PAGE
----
Miles of Charm
Nervously hitting nearby port-o-potties, tightening shoelaces, and double-checking race belts and carb packets, 5,000 would-be marathoners squeeze onto Russell Street, behind Camden Yards’s leftfield wall.
On a crisp morning, thousands more line the sidewalks, shouting encouragement and wishing friends and loved ones well. The national anthem blares, the Bromo Seltzer Tower clock strikes 8 a.m., and a sudden “BANG” releases the penned herd. Confetti pours down, as Gov. Martin and Katie O’Malley enthusiastically wave to the now flowing mass of humanity.
It’s the 10th anniversary of the Baltimore marathon, a 26.2-mile jaunt up and down the city’s rocky pavement from the ballparks to Druid Hill, Federal Hill, Patterson Park, Lake Montebello, and Mt. Vernon.
“I’ve been training for three years,” says Baltimore City firefighter Robert Duckett Jr., 34, prior to the start up South Paca Street. “I missed the deadline two years ago. Last year, my training got interrupted and I did the half-marathon.”
Filling out his mesh jersey, the 5-foot-10, 230-pound former Edmondson High football player is like a mini version of Ravens fullback Le’Ron McClain.
Behind Duckett, an Elvis-impersonator jogs in a white jumpsuit, offering “Thank-you, thank-you very much,” to police officers on duty. Nearby, a tall guy juggles the whole way. Ahead, there’s a runner in a tuxedo, some women running in tutus and tiaras, and couples smooching at the finish line.
Along the route, runners pass students cheering outside schools, wise-guy signs line mile 18 and 19, reminding runners, “No One Made You Do This,” and asking, “Who Needs Toenails?” On the East Side, families cheer from porch steps. In Charles Village, a fan in a tiger suit dances to “Eye of the Tiger,” and a couple hands out 400 pounds of gummy bears. Through Lexington Market, crowds high-five and fist-bump ragged runners.
“You look at the city today, see all that history, and it’s beautiful, and it can be emotional,” Duckett says after finishing the race in just over six hours.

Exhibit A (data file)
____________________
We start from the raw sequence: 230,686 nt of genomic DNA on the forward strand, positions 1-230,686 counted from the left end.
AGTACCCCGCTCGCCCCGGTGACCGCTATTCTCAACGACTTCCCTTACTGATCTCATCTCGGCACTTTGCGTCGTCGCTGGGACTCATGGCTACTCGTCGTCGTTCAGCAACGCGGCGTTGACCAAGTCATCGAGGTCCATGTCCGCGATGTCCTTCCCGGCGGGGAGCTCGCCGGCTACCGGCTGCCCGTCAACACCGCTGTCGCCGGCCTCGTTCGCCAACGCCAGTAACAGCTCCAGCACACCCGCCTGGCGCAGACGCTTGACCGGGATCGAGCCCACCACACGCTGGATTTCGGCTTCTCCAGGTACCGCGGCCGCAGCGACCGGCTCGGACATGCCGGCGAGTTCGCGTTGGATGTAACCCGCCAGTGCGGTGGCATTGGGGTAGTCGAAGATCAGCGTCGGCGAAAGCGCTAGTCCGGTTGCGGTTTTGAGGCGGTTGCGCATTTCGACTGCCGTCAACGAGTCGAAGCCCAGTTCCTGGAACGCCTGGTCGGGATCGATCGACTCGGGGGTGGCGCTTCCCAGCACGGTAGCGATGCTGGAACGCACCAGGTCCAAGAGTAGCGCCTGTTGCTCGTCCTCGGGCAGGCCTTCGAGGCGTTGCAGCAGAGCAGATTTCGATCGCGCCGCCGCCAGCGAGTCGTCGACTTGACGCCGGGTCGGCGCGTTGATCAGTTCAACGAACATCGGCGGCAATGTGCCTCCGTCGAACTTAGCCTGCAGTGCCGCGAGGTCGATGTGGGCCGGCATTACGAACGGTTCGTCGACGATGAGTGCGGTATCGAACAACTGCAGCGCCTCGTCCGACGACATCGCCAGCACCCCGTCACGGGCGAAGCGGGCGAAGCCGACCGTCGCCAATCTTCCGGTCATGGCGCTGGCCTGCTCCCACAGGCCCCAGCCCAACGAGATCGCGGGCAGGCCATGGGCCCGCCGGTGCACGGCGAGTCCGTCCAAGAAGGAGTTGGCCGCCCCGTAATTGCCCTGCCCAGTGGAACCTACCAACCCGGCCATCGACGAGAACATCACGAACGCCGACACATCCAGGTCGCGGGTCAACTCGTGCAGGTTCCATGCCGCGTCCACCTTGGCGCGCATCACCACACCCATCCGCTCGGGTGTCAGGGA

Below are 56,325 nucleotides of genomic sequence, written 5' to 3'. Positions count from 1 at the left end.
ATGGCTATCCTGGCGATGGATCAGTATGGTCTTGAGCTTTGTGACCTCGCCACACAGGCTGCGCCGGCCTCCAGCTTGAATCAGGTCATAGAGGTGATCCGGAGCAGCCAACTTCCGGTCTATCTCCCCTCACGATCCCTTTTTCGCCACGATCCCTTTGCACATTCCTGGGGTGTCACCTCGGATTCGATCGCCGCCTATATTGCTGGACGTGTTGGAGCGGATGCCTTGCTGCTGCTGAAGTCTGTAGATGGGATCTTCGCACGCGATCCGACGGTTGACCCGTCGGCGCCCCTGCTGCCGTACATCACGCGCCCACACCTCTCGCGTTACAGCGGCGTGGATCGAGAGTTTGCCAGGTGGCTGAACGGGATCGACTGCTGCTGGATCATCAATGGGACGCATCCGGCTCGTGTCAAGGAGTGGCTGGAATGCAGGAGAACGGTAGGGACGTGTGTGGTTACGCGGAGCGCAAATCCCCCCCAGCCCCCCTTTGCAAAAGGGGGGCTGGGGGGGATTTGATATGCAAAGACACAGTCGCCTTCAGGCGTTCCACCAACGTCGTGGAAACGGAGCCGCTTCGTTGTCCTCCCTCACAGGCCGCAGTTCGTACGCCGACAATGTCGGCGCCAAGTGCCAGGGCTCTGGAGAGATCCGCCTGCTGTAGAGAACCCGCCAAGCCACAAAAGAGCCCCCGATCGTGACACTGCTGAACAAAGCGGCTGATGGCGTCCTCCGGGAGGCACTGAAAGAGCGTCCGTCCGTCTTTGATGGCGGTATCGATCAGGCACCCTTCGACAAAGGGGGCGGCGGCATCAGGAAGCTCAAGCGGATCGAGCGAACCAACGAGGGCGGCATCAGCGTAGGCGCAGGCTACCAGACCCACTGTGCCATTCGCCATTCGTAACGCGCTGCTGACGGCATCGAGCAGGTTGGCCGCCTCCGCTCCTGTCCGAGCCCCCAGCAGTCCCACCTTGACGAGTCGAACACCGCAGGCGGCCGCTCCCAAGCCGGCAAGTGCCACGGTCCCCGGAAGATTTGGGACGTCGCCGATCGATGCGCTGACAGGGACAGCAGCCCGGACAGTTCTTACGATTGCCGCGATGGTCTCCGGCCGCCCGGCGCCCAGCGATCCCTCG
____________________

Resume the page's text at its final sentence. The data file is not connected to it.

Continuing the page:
“The best thing is that you see all these different people, all the diversity—and everybody is cheering for everybody,” he says. “We are not good to each other every day like this. But, you know, we could be.” —Ron Cassie
Patrons of the American Visionary Art Museum mingle with media types at the preview party for the museum’s new exhibition, What Makes Us Smile?, co-curated by The Simpsons creator Matt Groening, illustrator Gary Panter, and AVAM founder/director Rebecca Hoffberger.
Groening and Panter are perusing the galleries when John Waters, whose own work is included in the exhibit, files in, filling out a veritable dream team of subversive humor.
In his talk, Groening declares his love for AVAM. He chats with a half-dozen kids in attendance and signs their books—instead of scribbling his name, he draws each one’s favorite Simpsons character.
Panter, who created the “Jimbo” comic books and won Emmys for creating the Pee Wee’s Playhouse set, has known Groening since before The Simpsons. “The attention and money haven’t changed Matt a bit,” he says. Asked what he and Groening will do in Baltimore, Panter says they’ll probably visit the new Frank Zappa statue. “We’re both big fans.”
Hoffberger looks like a proud parent. AVAM is 15 years old, now in its adolescence, and has earned the blessing of these pop culture deities. It’s enough to make you smile. —John Lewis